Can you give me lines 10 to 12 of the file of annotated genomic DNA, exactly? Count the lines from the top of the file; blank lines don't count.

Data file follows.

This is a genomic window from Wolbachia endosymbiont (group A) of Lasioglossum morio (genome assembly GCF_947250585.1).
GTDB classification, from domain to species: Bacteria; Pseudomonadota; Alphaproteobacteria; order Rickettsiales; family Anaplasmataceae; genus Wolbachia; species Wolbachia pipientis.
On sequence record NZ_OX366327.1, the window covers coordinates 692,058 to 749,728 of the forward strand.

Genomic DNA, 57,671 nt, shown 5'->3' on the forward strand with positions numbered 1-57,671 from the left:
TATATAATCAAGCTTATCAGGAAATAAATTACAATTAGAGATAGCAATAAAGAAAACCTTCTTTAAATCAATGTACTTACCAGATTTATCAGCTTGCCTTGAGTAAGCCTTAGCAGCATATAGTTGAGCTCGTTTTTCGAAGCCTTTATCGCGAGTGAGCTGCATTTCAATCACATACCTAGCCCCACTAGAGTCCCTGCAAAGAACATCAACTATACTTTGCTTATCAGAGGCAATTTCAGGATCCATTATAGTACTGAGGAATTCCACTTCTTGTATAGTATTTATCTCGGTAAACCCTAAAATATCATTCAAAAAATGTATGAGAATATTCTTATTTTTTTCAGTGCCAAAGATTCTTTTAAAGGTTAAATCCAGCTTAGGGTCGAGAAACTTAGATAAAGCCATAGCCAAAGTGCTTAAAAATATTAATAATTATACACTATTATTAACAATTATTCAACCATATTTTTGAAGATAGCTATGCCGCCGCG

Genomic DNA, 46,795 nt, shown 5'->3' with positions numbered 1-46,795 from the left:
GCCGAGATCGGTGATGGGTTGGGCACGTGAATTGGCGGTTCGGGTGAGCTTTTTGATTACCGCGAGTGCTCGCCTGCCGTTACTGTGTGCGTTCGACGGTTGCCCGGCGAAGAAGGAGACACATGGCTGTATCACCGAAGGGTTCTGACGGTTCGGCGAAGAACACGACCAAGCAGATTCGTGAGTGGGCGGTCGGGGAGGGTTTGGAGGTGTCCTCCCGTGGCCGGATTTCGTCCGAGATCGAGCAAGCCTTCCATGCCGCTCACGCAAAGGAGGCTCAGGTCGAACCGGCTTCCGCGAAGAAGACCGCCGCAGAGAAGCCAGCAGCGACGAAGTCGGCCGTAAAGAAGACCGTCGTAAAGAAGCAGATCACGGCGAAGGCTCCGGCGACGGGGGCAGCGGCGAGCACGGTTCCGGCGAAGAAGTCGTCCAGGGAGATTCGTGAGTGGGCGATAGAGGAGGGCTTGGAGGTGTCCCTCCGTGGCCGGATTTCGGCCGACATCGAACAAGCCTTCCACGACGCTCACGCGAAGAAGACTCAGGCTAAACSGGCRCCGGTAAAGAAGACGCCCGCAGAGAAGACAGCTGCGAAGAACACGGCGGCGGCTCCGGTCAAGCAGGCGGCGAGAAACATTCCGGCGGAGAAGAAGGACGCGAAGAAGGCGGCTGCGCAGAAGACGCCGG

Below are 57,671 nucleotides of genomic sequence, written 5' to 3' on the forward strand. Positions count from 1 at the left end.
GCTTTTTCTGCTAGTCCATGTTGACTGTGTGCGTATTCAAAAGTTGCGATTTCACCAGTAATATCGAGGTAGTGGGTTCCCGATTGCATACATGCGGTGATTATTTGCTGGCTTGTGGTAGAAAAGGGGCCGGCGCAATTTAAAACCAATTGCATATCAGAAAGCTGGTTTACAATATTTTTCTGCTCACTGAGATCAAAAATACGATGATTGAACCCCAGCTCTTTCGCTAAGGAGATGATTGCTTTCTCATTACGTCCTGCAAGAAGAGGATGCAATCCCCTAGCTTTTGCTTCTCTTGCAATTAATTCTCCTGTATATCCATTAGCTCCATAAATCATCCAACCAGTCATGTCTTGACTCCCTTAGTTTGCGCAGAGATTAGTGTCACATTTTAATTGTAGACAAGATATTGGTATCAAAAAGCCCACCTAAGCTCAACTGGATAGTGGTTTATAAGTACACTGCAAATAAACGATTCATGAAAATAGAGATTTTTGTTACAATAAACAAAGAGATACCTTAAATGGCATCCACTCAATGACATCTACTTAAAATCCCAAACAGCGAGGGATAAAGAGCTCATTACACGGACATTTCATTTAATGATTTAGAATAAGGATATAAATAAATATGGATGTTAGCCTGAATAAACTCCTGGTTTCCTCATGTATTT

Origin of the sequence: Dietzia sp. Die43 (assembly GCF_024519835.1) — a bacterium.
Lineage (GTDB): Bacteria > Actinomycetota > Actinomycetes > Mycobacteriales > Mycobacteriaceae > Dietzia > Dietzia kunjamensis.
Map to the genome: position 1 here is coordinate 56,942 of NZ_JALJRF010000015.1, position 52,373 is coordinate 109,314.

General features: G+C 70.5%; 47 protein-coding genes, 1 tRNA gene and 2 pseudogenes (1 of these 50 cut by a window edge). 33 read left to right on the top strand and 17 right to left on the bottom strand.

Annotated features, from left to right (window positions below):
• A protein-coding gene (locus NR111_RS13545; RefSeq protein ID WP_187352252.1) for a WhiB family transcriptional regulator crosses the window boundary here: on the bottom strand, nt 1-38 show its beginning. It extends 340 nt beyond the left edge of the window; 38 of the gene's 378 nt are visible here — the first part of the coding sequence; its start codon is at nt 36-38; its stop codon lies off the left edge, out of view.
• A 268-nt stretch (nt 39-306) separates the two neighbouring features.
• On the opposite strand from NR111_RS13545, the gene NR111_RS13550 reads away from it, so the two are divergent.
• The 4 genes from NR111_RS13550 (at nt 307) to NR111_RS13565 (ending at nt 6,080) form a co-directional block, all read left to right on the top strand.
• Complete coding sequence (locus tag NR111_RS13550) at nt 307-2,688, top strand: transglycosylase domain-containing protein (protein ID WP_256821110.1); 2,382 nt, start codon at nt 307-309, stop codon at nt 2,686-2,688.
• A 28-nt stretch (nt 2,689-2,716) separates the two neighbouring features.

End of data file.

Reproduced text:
Origin of the sequence: Dietzia sp. Die43 (assembly GCF_024519835.1) — a bacterium.
Lineage (GTDB): Bacteria > Actinomycetota > Actinomycetes > Mycobacteriales > Mycobacteriaceae > Dietzia > Dietzia kunjamensis.
Map to the genome: position 1 here is coordinate 56,942 of NZ_JALJRF010000015.1, position 52,373 is coordinate 109,314.